Notre Dame Receives Chan Zuckerberg Initiative Award for Neurodegenerative Disease Research

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The University of Notre Dame has received a Collaborative Pairs Pilot Project Award from the Chan Zuckerberg Initiative to study genes that affect neurodegenerative diseases, such as Alzheimer’s disease.

This is Notre Dame’s first award from the Chan Zuckerberg Initiative.

The award will fund a partnership between Cody Smith, the Elizabeth and Michael Gallagher Associate Professor of Biological Sciences at Notre Dame and a 2017 Alfred P. Sloan Fellow, and Beth Stevens, member of the Broad Institute of MIT and Harvard and a 2015 MacArthur Fellow. With their combined expertise in neurological development, they will explore how gene expression and function changes with aging, allowing neurodegenerative diseases to occur.

“Instead of looking at an individual gene, our approach is to look at a suite of genes that work individually or together and decipher what their core function is,” Smith said. “By understanding their combined function we can get a better picture of what is happening in the brain and, eventually, why they enter disease states.”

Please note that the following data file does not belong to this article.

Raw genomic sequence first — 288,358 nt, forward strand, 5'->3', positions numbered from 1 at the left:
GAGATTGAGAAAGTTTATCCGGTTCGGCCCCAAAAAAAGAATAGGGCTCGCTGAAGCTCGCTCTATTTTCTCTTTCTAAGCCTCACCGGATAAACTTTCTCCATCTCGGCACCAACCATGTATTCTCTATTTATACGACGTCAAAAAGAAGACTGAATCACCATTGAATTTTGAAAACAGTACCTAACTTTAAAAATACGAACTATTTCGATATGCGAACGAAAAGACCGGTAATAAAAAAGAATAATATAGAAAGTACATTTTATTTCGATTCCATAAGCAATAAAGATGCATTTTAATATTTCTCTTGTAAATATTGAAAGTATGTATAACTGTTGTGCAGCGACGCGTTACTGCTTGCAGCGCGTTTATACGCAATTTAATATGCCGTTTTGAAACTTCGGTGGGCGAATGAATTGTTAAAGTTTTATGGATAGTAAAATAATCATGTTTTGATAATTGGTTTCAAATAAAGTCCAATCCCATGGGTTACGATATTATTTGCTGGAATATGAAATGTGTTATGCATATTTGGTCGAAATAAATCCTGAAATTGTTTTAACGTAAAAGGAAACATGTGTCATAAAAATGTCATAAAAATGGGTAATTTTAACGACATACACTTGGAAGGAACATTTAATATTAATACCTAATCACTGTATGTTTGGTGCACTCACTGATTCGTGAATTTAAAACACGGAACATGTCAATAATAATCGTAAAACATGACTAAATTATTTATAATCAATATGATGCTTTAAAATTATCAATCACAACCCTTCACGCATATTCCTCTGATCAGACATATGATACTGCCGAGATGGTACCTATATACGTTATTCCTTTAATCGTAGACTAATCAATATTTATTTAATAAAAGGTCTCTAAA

Stevens’ team uses cutting-edge sequencing to identify multiple genes and how they are expressed at different ages. Her team will provide a list of genes to the Smith Lab, which will use advanced imaging approaches on a zebrafish model to analyze which genes are important for modifying microglia, or the cells that are responsible for regulating brain development and healing injured tissue. Stevens’ team will simultaneously analyze the genes in human microglia.

Together, the researchers will look at how those microglia shift into disease states and therefore may not work properly in defending the brain against neurodegenerative diseases.

“We don’t really know how specific risk genes change microglia function in disease. This collaborative project will allow us to develop new tools to track and manipulate microglia to better understand how genes relate to function and to identify conserved mechanistic pathways,” Stevens said.

The award will provide $200,000 over an 18-month period, and Smith and Stevens will also gain long-term access to the Chan Zuckerberg Initiative Neurodegeneration Challenge Network. The network offers support, mentoring and collaborative interactions with researchers across a broad range of fields to foster collaboration for tackling neurodegenerative disease.

Contact: Brandi Wampler, associate director of media relations, 574-631-2632,

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